I guess I just don't see why 10- or 12-year contracts with a presumption of renewal are so much worse than lifetime tenure, and what bothers me about the 500-professor letter the most is that I wanted to read arguments that were nuanced. Instead, I read lines like this: "Every school that grants tenure currently has the ability to reduce its fixed costs by curtailing hiring or declaring a financial exigency, among other options." Really? The way to solve the problem of fixed costs is to declare academic bankruptcy? That's just not a realistic option.
So I'm disappointed and frustrated by the letter, in much the same way that I was disappointed and frustrated by some of the points made by the recent Task Force on the Future of Legal Education (also a subject for another day). I think that the people who wrote the letter are frustrated and scared that the inroads we've made in legal education risk being subverted if their schools end up with deans who don't treat the academic enterprise with respect. The solution likely comes with some hard thinking about how governance should work. The only good news I have is that folks on both side of these debates are coming to the debates with good intentions. That's not a bad start.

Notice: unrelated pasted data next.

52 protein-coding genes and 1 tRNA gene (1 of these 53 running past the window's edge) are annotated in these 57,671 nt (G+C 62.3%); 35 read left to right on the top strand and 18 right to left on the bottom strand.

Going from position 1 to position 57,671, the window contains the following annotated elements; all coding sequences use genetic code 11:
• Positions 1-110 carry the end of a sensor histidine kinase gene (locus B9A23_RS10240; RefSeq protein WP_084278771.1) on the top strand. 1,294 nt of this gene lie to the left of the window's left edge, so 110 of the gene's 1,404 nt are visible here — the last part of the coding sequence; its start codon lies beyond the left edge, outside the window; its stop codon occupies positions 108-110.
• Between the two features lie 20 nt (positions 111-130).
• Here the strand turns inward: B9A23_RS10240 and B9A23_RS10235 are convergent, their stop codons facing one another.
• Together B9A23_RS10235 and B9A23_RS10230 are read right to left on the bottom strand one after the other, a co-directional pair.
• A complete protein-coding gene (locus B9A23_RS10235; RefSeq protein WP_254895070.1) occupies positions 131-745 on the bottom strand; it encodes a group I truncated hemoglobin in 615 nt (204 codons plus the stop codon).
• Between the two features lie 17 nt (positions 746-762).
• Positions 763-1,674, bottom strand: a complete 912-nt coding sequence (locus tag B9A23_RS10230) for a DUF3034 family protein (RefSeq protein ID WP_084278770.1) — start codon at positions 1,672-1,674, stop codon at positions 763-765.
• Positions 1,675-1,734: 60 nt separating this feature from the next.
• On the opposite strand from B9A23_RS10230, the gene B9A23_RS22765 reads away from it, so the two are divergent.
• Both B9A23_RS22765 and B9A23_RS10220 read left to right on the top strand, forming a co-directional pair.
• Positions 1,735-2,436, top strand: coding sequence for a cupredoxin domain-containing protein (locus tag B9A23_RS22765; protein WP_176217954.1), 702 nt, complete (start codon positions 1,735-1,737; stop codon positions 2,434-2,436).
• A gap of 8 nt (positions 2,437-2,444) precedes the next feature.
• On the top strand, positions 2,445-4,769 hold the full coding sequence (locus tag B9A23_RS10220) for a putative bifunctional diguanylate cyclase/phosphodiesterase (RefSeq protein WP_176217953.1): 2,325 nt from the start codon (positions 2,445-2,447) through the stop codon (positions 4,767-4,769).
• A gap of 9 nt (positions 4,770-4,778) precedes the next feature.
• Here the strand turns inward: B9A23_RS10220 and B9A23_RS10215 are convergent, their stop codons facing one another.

* When I first heard Harold Koh tell this story, I spent a fair amount of time during the rest of his speech asking myself, "Do I even have an idea?" It took me a while to be able to identify mine (which, if you're curious, involves the intersection of lawyer behavior with a variety of topics), but then I was able to tune back into what he was saying.